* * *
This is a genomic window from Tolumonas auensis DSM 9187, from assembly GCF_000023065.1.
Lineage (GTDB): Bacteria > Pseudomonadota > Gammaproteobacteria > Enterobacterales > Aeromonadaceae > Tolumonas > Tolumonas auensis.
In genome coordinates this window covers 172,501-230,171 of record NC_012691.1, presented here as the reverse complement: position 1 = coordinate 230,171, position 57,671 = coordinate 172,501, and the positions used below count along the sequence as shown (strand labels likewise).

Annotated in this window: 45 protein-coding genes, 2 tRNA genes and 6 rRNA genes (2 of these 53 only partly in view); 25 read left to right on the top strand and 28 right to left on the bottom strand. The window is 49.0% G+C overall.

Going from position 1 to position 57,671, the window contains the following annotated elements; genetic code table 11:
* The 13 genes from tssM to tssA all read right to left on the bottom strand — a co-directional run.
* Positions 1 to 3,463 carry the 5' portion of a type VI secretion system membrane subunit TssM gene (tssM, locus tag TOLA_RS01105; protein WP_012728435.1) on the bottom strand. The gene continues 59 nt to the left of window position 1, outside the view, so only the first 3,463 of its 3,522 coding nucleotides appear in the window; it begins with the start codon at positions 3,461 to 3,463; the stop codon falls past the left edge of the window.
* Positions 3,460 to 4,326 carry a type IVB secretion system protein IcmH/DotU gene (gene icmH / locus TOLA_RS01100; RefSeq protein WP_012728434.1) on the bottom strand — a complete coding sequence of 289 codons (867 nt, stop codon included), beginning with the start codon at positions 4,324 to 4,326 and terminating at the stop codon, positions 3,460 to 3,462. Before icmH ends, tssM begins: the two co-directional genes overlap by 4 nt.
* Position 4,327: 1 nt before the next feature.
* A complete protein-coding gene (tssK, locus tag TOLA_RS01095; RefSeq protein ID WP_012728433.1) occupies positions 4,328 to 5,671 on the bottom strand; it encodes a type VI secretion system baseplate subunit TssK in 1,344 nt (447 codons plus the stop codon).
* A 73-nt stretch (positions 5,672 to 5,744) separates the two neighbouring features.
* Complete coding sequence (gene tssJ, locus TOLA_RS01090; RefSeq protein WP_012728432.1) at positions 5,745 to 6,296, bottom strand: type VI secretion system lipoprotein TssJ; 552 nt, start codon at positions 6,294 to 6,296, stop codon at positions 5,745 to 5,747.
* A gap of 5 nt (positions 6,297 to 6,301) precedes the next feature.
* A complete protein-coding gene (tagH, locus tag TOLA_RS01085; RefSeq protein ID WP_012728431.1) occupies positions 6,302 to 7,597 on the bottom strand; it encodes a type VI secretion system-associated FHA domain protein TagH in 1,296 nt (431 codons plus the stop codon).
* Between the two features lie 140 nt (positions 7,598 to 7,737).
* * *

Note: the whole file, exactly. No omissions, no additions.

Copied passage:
This is a genomic window from Tolumonas auensis DSM 9187, from assembly GCF_000023065.1.
Lineage (GTDB): Bacteria > Pseudomonadota > Gammaproteobacteria > Enterobacterales > Aeromonadaceae > Tolumonas > Tolumonas auensis.
In genome coordinates this window covers 172,501-230,171 of record NC_012691.1, presented here as the reverse complement: position 1 = coordinate 230,171, position 57,671 = coordinate 172,501, and the positions used below count along the sequence as shown (strand labels likewise).

Annotated in this window: 45 protein-coding genes, 2 tRNA genes and 6 rRNA genes (2 of these 53 only partly in view); 25 read left to right on the top strand and 28 right to left on the bottom strand. The window is 49.0% G+C overall.

Going from position 1 to position 57,671, the window contains the following annotated elements; genetic code table 11:
* The 13 genes from tssM to tssA all read right to left on the bottom strand — a co-directional run.
* Positions 1 to 3,463 carry the 5' portion of a type VI secretion system membrane subunit TssM gene (tssM, locus tag TOLA_RS01105; protein WP_012728435.1) on the bottom strand. The gene continues 59 nt to the left of window position 1, outside the view, so only the first 3,463 of its 3,522 coding nucleotides appear in the window; it begins with the start codon at positions 3,461 to 3,463; the stop codon falls past the left edge of the window.
* Positions 3,460 to 4,326 carry a type IVB secretion system protein IcmH/DotU gene (gene icmH / locus TOLA_RS01100; RefSeq protein WP_012728434.1) on the bottom strand — a complete coding sequence of 289 codons (867 nt, stop codon included), beginning with the start codon at positions 4,324 to 4,326 and terminating at the stop codon, positions 3,460 to 3,462. Before icmH ends, tssM begins: the two co-directional genes overlap by 4 nt.
* Position 4,327: 1 nt before the next feature.
* A complete protein-coding gene (tssK, locus tag TOLA_RS01095; RefSeq protein ID WP_012728433.1) occupies positions 4,328 to 5,671 on the bottom strand; it encodes a type VI secretion system baseplate subunit TssK in 1,344 nt (447 codons plus the stop codon).
* A 73-nt stretch (positions 5,672 to 5,744) separates the two neighbouring features.
* Complete coding sequence (gene tssJ, locus TOLA_RS01090; RefSeq protein WP_012728432.1) at positions 5,745 to 6,296, bottom strand: type VI secretion system lipoprotein TssJ; 552 nt, start codon at positions 6,294 to 6,296, stop codon at positions 5,745 to 5,747.
* A gap of 5 nt (positions 6,297 to 6,301) precedes the next feature.
* A complete protein-coding gene (tagH, locus tag TOLA_RS01085; RefSeq protein ID WP_012728431.1) occupies positions 6,302 to 7,597 on the bottom strand; it encodes a type VI secretion system-associated FHA domain protein TagH in 1,296 nt (431 codons plus the stop codon).
* Between the two features lie 140 nt (positions 7,598 to 7,737).